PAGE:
In summary, two-round genome duplication generated quartet GRIN2 genes and the third-round fish-specific genome duplication generated extra copies of fish GRIN2 genes. Functional divergence of NR2 genes mostly occurred at the first-round duplication. Amino acid residues located at the N-terminal Lig_chan domain were responsible for type I functional divergence between these GRIN2 subfamilies and purifying selection has been the prominent natural pressure operating on these diversified GRIN2 genes. Collectively, these findings provide intriguing subjects for testing the 2R and 3R hypothesis, and we expect it could provide more insights into the underlying evolution mechanisms of cognition in vertebrate.
Materials and Methods
Data sets and phylogenetic analysis
Human GRIN2A, GRIN2B GRIN2C and GRIN2D were used as the query sequences in BLASTP and TBLASTN searches (E<1e-10) against NCBI and Ensembl databases (March 2010) of human, mouse, zebra finch, chicken, anole lizard, zebrafish, medaka, tetraodon and fugu. Each matching sequence was annotated by Ensembl (http://www.ensembl.org), GenBank (http://www.ncbi.nlm.nih.gov) or Genscan (http://genes.mit.edu/GENSCAN.html). Exon boundaries within the coding regions of each NR2 subunit genes were determined according to Ensembl, GenBank or GenScan. Multiple sequence alignments of NR2 subunits were generated using ClustalW  with the default setting. The bootstrap consensus phylogenetic tree inferred from 1000 replicates was constructed using the neighbor-joining method with MEGA4 .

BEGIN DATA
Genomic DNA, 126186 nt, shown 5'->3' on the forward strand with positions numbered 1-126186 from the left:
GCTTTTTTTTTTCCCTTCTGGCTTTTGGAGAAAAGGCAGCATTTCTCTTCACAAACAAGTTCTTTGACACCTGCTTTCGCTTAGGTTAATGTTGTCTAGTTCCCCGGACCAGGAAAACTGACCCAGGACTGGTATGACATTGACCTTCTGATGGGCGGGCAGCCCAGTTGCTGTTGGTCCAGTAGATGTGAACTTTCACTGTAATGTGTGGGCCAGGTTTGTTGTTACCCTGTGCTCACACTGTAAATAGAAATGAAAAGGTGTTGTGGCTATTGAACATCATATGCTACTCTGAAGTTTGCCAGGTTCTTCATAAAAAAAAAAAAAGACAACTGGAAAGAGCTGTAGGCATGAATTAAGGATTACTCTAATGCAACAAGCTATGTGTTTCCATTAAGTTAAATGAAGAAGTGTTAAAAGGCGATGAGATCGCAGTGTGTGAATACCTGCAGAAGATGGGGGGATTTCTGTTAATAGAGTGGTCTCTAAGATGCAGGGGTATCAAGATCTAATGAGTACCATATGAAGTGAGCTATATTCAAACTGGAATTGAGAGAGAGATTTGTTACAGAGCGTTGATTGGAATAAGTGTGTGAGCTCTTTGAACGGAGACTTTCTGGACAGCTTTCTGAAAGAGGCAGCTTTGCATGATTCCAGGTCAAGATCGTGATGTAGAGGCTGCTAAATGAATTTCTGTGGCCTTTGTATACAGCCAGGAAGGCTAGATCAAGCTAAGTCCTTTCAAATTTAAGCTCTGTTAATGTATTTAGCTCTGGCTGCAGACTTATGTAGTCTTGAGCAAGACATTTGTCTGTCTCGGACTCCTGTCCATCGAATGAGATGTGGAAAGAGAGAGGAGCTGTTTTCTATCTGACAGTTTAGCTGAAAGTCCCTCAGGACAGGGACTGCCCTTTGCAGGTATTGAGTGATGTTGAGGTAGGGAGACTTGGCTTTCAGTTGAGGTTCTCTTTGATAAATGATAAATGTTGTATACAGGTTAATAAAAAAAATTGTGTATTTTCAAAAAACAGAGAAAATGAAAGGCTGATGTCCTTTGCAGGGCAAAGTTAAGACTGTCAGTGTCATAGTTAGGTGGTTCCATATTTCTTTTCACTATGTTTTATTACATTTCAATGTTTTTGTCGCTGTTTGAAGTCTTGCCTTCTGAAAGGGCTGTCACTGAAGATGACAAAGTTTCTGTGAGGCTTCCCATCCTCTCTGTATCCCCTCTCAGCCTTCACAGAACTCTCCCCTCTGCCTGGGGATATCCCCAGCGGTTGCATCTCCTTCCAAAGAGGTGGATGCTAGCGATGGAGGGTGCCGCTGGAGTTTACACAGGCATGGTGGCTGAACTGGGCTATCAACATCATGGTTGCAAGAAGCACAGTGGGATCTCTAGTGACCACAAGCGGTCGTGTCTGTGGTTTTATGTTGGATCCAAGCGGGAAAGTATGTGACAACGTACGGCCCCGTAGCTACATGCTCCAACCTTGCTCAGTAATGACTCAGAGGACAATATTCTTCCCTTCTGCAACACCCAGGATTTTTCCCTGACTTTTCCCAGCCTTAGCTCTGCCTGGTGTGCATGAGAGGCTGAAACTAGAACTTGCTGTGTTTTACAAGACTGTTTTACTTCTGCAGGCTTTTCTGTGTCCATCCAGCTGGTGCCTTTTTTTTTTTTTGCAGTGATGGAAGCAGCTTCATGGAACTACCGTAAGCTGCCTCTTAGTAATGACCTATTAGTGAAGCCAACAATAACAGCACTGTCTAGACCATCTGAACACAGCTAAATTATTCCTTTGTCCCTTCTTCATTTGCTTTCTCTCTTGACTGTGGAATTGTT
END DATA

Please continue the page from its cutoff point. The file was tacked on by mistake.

Paralogon analysis within human, mouse and zebra finch
All the predicted genes within 20 Mb of each human, mouse and zebra finch NR2 subunit paralogs were obtained using the BioMart mode in Ensembl (March 2010). Only genes belonging to the same putative gene family (with protein sequences showed similarities above 50% and supported by Ensembl paralogs prediction) within each species were regarded as paralogs. Genes exhibiting orthologous relationship in two or three species (human/mouse/zebra finch) and supporting by phylogenetic analysis were selected for paralogon analysis.
Neighboring genes flanking the chicken, anole lizard, zebrafish, medaka, fugu and tetraodon NR2 paralogs were also obtained using the BioMart mode in Ensembl from dataset of the chicken (Ensembl WASHUC2), anole lizard (Ensembl AnoCar1.0), zebrafish (Ensembl Zv8), medaka (Ensembl HdrR) fugu (Ensembl FUGU 4.0) and tetraodon (Ensembl TETRAODON8.0) genome, respectively. Then, they were compared with the selected genes through paralogon analysis as described above. From the BioMart output tables, we only selected the genes that exhibit one to two (tetrapod to zebrafish or medaka or fugu or tetraodon) orthologies supporting by phylogenetic analysis.
Analysis of Type I functional divergence
Previous study indicated that type I functional divergence after gene duplication leads to altered selective constraints between duplicate genes despite the underlying evolutionary mechanisms . The DIVERGE  program was employed to examine whether one of the duplicates has evolved at an accelerated rate following the duplication. The potential domains of NR2 subunit protein was identified based on the Pfam database  to better understand the conserved exons and depict their role in the functional divergence of NR2 subunits proteins.
Analysis of positive selection
The coding sequences of the tetrapod and fish NR2 subunits genes were aligned according to the amino acid alignment by CodonAlign 2.0 (http://www.sinauer.com/hall/2e/). Several site-specific models (M0, M1, M2, M3, M7 and M8) were use to detect positive selection using the codeml program implemented in PAML . We also applied the tests of positive and negative selection from coding sequence alignments  implemented as the Single Likelihood Ancestor Counting (SLAC) analysis in the datamonkey web server .